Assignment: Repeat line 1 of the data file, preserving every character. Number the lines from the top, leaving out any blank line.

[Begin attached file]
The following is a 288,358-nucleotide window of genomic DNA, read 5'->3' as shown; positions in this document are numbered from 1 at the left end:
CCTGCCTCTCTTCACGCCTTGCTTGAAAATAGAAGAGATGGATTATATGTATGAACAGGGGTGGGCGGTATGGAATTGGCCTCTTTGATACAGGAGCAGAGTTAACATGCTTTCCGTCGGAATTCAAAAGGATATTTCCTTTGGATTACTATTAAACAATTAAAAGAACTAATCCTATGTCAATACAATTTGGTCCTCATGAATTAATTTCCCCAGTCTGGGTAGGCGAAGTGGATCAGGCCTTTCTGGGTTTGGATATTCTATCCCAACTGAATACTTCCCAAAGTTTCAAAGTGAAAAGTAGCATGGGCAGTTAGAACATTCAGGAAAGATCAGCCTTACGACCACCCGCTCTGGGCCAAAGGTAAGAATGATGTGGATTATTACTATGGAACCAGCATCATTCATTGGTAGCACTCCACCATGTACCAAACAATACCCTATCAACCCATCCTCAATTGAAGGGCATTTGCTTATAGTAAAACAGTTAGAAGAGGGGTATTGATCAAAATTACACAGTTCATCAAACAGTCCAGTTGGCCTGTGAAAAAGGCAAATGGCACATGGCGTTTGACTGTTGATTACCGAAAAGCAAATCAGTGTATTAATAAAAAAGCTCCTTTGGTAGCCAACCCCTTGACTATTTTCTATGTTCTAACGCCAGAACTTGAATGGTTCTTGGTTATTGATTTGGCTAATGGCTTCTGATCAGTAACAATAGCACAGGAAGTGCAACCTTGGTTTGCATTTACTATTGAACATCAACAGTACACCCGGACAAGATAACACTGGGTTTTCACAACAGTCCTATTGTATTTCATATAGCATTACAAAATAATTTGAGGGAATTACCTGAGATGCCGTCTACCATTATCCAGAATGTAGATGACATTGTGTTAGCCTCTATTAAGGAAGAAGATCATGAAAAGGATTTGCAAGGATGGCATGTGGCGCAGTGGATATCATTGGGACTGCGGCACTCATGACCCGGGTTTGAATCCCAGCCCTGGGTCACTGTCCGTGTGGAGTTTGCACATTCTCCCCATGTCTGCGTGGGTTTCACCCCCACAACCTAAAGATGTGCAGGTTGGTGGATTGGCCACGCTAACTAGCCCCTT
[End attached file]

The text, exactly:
The following is a 288,358-nucleotide window of genomic DNA, read 5'->3' as shown; positions in this document are numbered from 1 at the left end: